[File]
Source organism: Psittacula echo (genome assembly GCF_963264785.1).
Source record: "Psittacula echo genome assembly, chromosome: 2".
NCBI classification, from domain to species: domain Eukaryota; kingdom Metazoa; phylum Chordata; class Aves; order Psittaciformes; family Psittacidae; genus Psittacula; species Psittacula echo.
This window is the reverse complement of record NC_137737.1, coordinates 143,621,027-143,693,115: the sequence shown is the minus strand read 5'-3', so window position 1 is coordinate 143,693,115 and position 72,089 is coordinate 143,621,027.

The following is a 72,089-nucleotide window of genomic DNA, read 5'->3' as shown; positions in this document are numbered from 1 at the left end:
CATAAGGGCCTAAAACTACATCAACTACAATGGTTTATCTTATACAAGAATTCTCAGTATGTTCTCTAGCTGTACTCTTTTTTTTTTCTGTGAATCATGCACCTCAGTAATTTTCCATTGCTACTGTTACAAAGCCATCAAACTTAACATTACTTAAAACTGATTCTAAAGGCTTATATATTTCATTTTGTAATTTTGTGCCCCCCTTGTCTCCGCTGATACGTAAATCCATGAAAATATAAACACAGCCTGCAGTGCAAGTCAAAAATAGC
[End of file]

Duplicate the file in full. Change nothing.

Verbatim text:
Source organism: Psittacula echo (genome assembly GCF_963264785.1).
Source record: "Psittacula echo genome assembly, chromosome: 2".
NCBI classification, from domain to species: domain Eukaryota; kingdom Metazoa; phylum Chordata; class Aves; order Psittaciformes; family Psittacidae; genus Psittacula; species Psittacula echo.
This window is the reverse complement of record NC_137737.1, coordinates 143,621,027-143,693,115: the sequence shown is the minus strand read 5'-3', so window position 1 is coordinate 143,693,115 and position 72,089 is coordinate 143,621,027.

The following is a 72,089-nucleotide window of genomic DNA, read 5'->3' as shown; positions in this document are numbered from 1 at the left end:
CATAAGGGCCTAAAACTACATCAACTACAATGGTTTATCTTATACAAGAATTCTCAGTATGTTCTCTAGCTGTACTCTTTTTTTTTTCTGTGAATCATGCACCTCAGTAATTTTCCATTGCTACTGTTACAAAGCCATCAAACTTAACATTACTTAAAACTGATTCTAAAGGCTTATATATTTCATTTTGTAATTTTGTGCCCCCCTTGTCTCCGCTGATACGTAAATCCATGAAAATATAAACACAGCCTGCAGTGCAAGTCAAAAATAGC